Page:Popular Science Monthly Volume 58.djvu/93

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85
JAMES EDWARD KEELER.

JAMES EDWARD KEELER.
By Prof. W. W. CAMPBELL,

ACTING DIRECTOR OF THE LICK OBSERVATORY.

THE Lick Observatory has lost an ideal director. Astronomy has suffered a loss it can ill afford. Colleagues and friends widespread will miss a companionship which was simply delightful.

James Edward Keeler was born in La Salle, 111., on September 10, 1857. Ralph Keeler, his first American ancestor, settled in Hartford in 1635. His father, Wm. F. Keeler, was an officer of the original 'Monitor' at the time of its engagement with the 'Merrimac' His mother (still living) is the daughter of Henry Dutton, former Governor of Connecticut and Dean of the Yale Law School.

In 1869 the family removed from La Salle, Ill., to Mayport, Fla. Here Keeler prepared for college, under the tutelage of his father and his older brother. Here his fondness for astronomical studies was developed. He established 'The Mayport Astronomical Observatory' in 1875-77. It included, at the least, a quadrant, a two-inch telescope, a meridian circle and a clock. Under date of 1875, September 22, his journal records an observed altitude of Polaris secured with 'my quadrant.' Other entries read:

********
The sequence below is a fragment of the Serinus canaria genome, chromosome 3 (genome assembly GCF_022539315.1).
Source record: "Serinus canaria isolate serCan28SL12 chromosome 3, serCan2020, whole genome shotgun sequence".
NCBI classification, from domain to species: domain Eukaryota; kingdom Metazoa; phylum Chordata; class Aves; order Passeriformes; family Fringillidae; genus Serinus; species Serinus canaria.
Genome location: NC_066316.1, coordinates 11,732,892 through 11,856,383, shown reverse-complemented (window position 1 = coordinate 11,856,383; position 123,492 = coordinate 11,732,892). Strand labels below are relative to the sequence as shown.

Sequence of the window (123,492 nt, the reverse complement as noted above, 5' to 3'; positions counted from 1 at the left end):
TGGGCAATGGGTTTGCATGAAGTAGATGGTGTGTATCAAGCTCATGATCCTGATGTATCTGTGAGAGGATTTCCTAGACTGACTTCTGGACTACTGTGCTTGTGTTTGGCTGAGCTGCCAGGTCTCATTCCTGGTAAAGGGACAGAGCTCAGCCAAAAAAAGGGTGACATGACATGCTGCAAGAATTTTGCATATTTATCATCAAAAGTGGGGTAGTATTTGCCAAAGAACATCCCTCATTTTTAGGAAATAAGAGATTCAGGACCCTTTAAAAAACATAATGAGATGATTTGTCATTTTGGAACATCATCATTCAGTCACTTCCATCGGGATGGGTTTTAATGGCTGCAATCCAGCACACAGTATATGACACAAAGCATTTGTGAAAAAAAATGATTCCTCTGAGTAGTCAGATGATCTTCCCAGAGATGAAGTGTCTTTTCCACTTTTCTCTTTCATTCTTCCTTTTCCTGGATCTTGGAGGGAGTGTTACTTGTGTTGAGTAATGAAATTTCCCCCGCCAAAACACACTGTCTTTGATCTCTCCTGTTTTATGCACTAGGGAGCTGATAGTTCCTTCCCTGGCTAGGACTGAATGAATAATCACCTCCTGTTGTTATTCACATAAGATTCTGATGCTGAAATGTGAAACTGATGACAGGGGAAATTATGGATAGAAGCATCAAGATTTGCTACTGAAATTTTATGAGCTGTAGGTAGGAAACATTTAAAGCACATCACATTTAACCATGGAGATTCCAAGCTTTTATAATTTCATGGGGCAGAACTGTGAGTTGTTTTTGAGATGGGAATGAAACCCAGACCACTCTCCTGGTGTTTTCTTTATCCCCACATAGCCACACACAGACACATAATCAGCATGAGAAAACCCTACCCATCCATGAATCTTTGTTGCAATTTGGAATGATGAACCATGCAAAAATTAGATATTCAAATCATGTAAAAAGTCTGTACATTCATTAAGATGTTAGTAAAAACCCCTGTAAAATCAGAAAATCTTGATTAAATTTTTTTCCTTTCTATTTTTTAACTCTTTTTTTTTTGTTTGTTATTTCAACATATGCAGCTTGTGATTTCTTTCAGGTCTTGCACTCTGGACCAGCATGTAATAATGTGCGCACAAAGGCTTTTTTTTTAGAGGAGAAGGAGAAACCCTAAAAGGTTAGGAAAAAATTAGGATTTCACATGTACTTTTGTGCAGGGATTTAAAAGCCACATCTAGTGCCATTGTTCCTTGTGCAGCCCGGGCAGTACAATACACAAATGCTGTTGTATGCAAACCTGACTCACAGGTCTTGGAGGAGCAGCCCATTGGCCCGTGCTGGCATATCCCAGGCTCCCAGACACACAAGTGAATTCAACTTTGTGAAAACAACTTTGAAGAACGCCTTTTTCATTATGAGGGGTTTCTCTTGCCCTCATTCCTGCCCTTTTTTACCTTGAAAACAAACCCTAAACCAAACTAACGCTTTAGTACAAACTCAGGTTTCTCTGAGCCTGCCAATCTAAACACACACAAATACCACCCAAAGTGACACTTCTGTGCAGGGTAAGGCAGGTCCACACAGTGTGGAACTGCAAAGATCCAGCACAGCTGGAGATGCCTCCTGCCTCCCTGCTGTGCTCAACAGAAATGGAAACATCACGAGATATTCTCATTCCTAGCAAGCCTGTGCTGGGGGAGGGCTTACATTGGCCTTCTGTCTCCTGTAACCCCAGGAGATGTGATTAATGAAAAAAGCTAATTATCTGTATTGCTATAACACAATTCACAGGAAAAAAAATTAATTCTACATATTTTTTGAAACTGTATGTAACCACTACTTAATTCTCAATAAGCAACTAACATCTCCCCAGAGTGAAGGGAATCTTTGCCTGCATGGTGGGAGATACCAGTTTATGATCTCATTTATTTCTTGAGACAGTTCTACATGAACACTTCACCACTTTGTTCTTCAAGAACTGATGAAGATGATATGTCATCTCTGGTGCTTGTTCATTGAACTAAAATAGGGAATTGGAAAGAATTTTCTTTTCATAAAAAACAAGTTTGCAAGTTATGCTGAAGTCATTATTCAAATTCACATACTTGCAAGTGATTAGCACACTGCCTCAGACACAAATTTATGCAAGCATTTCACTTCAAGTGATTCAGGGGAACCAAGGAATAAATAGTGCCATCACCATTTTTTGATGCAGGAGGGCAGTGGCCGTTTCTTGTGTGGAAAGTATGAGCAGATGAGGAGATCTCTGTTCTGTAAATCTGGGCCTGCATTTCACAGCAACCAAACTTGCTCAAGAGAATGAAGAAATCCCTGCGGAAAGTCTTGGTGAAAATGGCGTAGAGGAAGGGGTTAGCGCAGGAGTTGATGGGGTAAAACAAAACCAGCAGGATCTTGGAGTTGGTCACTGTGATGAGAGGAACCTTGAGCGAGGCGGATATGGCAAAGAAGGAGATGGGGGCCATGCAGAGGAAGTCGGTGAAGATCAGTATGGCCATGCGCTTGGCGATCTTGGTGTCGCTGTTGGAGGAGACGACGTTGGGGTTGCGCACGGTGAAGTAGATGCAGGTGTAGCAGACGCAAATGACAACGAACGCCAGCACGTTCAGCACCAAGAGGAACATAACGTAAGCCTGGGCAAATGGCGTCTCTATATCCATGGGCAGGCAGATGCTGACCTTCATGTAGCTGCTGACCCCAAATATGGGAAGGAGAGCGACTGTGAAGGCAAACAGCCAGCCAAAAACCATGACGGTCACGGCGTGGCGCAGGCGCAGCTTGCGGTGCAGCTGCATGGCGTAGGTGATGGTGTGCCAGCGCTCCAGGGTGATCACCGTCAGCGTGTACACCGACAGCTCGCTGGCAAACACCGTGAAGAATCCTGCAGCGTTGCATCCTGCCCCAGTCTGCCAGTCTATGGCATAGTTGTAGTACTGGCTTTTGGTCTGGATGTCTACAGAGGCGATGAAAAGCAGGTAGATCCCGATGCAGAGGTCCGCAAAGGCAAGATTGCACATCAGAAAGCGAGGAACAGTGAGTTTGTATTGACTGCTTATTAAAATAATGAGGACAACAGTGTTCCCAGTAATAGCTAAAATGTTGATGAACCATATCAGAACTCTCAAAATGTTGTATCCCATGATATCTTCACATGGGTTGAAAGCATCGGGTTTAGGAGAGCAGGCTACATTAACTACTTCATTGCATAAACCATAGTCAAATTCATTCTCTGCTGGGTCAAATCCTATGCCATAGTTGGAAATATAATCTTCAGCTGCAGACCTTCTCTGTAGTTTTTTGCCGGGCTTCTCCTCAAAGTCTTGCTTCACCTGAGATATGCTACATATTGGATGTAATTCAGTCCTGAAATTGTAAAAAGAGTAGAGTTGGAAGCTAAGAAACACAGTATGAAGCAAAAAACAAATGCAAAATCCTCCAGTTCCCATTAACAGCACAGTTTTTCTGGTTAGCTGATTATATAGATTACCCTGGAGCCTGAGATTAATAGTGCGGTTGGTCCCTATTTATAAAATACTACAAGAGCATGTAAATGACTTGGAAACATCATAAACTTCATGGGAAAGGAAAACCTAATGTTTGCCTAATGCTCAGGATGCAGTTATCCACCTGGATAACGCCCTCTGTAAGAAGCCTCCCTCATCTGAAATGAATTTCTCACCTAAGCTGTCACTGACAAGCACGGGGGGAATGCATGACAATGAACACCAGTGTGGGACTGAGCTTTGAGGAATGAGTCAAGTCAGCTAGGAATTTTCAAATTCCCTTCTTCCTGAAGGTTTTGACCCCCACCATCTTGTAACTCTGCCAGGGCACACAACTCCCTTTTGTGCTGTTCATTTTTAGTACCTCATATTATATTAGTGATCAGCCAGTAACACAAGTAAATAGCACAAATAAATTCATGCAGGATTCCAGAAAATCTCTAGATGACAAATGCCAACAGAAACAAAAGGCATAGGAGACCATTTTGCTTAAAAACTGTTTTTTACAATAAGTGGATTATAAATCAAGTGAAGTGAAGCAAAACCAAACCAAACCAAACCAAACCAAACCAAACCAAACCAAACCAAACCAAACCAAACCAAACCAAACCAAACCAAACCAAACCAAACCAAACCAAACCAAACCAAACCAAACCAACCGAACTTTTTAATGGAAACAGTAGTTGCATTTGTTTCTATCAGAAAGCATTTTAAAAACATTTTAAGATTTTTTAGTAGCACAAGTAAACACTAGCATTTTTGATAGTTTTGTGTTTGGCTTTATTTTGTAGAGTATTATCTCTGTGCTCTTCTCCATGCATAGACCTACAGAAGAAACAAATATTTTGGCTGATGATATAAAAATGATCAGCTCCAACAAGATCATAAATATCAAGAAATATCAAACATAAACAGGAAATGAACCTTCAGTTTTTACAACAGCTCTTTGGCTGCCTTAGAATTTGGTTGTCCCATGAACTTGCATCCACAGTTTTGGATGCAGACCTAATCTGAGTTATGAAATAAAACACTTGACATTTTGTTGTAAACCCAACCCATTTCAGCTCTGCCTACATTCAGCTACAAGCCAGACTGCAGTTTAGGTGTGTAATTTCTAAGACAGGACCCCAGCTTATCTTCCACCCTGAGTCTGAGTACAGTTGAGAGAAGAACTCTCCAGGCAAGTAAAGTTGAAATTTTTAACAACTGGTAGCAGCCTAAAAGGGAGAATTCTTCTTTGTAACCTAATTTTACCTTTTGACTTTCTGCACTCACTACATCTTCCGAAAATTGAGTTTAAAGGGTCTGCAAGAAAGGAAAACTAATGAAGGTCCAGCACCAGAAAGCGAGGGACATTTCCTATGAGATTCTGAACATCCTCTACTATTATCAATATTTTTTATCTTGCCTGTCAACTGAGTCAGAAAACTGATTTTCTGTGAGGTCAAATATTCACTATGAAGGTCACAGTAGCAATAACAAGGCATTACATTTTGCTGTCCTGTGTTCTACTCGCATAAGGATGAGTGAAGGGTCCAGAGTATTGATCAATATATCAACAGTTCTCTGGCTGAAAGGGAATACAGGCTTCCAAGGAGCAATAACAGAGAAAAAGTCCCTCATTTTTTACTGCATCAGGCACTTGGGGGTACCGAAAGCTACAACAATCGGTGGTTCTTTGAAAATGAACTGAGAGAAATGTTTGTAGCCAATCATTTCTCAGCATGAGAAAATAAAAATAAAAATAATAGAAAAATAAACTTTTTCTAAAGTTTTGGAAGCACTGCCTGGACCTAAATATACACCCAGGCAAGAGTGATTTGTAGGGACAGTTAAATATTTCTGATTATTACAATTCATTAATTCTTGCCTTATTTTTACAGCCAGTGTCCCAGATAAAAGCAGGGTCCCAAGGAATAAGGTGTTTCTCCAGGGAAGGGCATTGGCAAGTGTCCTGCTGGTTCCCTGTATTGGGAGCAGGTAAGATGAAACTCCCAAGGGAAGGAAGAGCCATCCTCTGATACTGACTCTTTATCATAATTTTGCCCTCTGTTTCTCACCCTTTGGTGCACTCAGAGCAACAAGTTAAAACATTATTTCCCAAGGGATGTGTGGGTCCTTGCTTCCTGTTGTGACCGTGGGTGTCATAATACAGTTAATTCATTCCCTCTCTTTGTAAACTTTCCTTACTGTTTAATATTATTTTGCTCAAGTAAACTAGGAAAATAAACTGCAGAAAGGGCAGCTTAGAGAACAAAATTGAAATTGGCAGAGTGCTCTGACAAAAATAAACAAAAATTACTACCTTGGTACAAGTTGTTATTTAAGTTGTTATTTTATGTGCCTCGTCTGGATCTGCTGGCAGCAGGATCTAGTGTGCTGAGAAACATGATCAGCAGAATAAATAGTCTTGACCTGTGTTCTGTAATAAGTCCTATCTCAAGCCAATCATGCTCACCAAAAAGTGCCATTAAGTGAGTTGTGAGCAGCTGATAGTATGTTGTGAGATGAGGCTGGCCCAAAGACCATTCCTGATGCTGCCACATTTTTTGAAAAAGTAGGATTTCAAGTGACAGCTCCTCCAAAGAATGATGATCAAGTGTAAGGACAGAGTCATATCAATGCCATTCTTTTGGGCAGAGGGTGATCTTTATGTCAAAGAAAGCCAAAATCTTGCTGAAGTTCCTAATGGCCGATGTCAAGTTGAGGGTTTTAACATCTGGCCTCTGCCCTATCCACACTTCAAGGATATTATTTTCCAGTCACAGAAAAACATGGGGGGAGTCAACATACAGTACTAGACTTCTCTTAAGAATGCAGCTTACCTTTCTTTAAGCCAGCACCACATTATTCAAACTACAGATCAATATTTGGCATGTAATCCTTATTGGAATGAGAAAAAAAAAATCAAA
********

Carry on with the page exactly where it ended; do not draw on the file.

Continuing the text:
"1875, November 14. Sent to Queen last night for lenses for my telescope."

"1875, November 29. Lenses from Queen came to-night; one two-inch achromatic, and two plano-convex lenses for eyepiece."

"1875, December 12. Directed my telescope to the stars, and saw the rings of Saturn for the first time. . . ."

"December 14. Saw the Annular Nebula in Lyra. One satellite of Saturn. . . . All four of the stars in the Trapezium. . . ."

"1876, January 26. Got up at half-past four this morning and applied my telescope to Jupiter for the first time. . . ."

In 1877, at the age of twenty years, he constructed a meridian-circle instrument. The telescope was that of a common spyglass, 1.6-inch aperture and 13.45-inch focus. The axis was turned out of wood. Brass ferrules, driven on the ends of the axis and turned down, formed the pivots. The wooden circle, 13.3 inches in diameter, was graduated to 15'.[1]


  1. Keeler's original sketch of this instrument and his written description of it will be published in the next number of the 'Publications of the Astronomical Society of the Pacific.'